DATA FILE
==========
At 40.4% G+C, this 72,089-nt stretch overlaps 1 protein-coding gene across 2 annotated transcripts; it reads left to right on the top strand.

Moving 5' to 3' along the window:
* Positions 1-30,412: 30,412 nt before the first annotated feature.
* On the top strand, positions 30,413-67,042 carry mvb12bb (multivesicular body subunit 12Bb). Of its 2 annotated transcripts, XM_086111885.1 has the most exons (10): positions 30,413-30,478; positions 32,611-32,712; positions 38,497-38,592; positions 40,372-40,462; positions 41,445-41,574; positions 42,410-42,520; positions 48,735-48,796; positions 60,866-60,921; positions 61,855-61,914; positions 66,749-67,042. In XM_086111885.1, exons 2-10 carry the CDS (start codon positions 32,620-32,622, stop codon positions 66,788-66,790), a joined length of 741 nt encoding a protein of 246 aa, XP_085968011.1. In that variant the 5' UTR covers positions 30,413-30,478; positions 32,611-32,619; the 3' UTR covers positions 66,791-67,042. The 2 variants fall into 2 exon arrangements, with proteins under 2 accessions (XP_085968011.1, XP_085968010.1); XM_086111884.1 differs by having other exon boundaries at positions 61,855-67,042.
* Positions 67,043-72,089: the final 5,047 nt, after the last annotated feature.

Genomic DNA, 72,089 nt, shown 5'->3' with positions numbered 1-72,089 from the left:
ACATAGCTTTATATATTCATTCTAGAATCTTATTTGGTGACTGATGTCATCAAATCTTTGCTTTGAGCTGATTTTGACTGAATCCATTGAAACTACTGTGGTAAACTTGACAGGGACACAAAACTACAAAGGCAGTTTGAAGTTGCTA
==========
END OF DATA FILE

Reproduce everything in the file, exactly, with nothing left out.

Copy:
At 40.4% G+C, this 72,089-nt stretch overlaps 1 protein-coding gene across 2 annotated transcripts; it reads left to right on the top strand.

Moving 5' to 3' along the window:
* Positions 1-30,412: 30,412 nt before the first annotated feature.
* On the top strand, positions 30,413-67,042 carry mvb12bb (multivesicular body subunit 12Bb). Of its 2 annotated transcripts, XM_086111885.1 has the most exons (10): positions 30,413-30,478; positions 32,611-32,712; positions 38,497-38,592; positions 40,372-40,462; positions 41,445-41,574; positions 42,410-42,520; positions 48,735-48,796; positions 60,866-60,921; positions 61,855-61,914; positions 66,749-67,042. In XM_086111885.1, exons 2-10 carry the CDS (start codon positions 32,620-32,622, stop codon positions 66,788-66,790), a joined length of 741 nt encoding a protein of 246 aa, XP_085968011.1. In that variant the 5' UTR covers positions 30,413-30,478; positions 32,611-32,619; the 3' UTR covers positions 66,791-67,042. The 2 variants fall into 2 exon arrangements, with proteins under 2 accessions (XP_085968011.1, XP_085968010.1); XM_086111884.1 differs by having other exon boundaries at positions 61,855-67,042.
* Positions 67,043-72,089: the final 5,047 nt, after the last annotated feature.

Genomic DNA, 72,089 nt, shown 5'->3' with positions numbered 1-72,089 from the left:
ACATAGCTTTATATATTCATTCTAGAATCTTATTTGGTGACTGATGTCATCAAATCTTTGCTTTGAGCTGATTTTGACTGAATCCATTGAAACTACTGTGGTAAACTTGACAGGGACACAAAACTACAAAGGCAGTTTGAAGTTGCTA